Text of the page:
.22LR on full auto wouldn't necessarily break the bank, and could be great fun. Being able to send a 3 round burst of .223 down your hallway when a bad guy is charging you with a knife or firearm, could just be what it takes the guy following him to want to turn around and flee instead (drug runners coming across the boarder is becoming an increasing issue in the SW US and it's safe to say they are typically well armed when moving large amounts, the more a citizen can defend themselves with the better). Suppressors would be easier on people's ears and not make ranges or backyard plinking less noticeable to the neighborhood (Girlfriend's parents live about 3/4 a mile from the local PD outdoor range and you can most certainly hear when it's time to qualify). And suppressors would still be rather impractical for concealment or everyday carry.

    If bad guys really want them they'll get them, the LA Bank of America robbery and shooting is evidence of that, not to mention the full auto AK47s that DEA is saying on their Spike TV show they're finding to be the common drug dealer house gun in Detroit.

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  8. #22
    VIP Member Array Cuda66's Avatar
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    If you can own a firearm, you should be able to own a full-auto firearm. No restrictions.

    And add supressors, short-barreled rifles, short-barreled shotguns and AOW's in there, as well.
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  9. #23
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    Quote Originally Posted by OldVet View Post
    I disagree. Since many (perhaps most) guns carried by BGs are stolen, having a ready supply of legally owned Autos in many households would only make them more readily available to the BGs.

    Yes, many firearms can be converted, assuming the possessor has the mechanical inclination and equipment to do so. But most BGs by nature are pretty lazy and wouldn't go to that much effort when thay can pick one up from the local homeowner (if ownership was easy). I seriously doubt that many BGs sit around trying to convert firearms. Yes, there are a few out there, but should we make it easier for them to obtain them?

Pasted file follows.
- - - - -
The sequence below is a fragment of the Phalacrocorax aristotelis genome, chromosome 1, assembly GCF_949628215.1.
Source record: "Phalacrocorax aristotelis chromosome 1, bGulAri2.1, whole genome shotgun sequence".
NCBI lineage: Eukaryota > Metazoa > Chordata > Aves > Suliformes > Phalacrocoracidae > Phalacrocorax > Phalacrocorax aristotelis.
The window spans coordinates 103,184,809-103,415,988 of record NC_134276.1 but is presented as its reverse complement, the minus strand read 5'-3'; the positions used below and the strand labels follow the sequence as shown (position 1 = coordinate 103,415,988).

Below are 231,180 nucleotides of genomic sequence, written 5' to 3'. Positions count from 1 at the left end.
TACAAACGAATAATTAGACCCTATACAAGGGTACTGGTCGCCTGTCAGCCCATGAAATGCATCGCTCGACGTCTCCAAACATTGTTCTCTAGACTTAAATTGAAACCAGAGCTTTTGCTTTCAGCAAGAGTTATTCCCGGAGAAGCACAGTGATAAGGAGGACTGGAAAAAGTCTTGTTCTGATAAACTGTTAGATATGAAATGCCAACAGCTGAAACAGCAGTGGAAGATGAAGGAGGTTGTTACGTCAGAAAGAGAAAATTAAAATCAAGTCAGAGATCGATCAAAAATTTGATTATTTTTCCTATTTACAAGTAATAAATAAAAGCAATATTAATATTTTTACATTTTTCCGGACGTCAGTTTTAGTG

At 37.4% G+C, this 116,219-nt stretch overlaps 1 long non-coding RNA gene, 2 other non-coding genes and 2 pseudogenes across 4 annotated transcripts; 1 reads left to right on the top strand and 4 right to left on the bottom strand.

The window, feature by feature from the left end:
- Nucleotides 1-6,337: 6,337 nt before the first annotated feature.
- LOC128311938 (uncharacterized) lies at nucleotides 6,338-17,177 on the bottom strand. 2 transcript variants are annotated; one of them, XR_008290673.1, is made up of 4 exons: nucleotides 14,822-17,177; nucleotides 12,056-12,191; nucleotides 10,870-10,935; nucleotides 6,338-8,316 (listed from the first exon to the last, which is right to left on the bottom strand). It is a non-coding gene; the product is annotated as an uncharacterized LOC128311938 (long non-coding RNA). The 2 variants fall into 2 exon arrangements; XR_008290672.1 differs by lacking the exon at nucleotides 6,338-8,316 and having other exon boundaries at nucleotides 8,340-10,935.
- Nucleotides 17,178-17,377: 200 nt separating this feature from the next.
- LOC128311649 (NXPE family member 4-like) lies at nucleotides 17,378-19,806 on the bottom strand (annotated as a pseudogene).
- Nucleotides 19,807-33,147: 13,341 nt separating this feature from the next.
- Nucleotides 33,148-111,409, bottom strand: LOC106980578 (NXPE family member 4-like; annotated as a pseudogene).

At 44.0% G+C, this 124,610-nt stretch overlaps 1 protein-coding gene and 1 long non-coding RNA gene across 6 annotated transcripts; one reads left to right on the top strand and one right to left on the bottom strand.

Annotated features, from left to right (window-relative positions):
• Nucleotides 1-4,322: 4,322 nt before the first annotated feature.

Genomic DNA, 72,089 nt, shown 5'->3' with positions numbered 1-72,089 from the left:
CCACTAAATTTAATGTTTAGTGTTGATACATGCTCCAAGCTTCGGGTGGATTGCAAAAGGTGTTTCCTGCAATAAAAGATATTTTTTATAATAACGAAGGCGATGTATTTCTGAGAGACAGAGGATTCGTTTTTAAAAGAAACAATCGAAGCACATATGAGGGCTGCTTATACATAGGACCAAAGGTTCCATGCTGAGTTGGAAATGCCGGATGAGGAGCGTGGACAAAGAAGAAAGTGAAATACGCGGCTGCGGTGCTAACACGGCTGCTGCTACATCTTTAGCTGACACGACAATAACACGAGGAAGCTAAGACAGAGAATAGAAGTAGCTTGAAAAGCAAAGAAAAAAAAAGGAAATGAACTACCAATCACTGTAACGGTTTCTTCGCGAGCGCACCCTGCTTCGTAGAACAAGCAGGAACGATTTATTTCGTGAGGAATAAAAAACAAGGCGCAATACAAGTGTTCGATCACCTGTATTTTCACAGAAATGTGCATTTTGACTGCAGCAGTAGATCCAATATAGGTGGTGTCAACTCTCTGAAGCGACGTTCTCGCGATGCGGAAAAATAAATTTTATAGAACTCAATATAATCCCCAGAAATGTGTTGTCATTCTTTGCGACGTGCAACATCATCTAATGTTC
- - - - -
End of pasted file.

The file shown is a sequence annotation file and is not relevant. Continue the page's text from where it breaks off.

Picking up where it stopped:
Just because someone MAY steal my weapons...don't limit what I can have...put the thief (who steals them) in jail for twenty years, but leave me alone. Why should the honest citizen be punished?
    I'm just sayin'...
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  10. #24
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    Quote Originally Posted by Hopyard View Post

    For example, if someone owns a commercial gun range appropriately outfitted, I see no reason why they shouldn't be able to keep some around for the "amusement" of their clients.

    There are a coupe ranges around here that rent full auto Uzi $20.00/hour.
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  11. #25
    Distinguished Member Array razor02097's Avatar
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    Quote Originally Posted by Tubby45 View Post
    These statements are entirely false. The ATF cannot inspect unless they suspect you or the weapon of being in a crime, warrant needed. You give up no rights to own one.

    There is no license to own one. If you can buy a handgun, you can own an NFA weapon provide your state law allows it.

    I have only 3+ years dealing with the ATF including the TTB and NFA branches, but the ATF truly does not care what you own as long as you have the paperwork to make it legal. Every single agent I've spoken with doesn't understand why NFA weapons are so highly restricted. The ATF is also 80% accountants and 20% field agents. The ones that come and inspect an FFL are not allowed, nor trained to carry a firearm. Only the field agents have arrest powers, not all agents.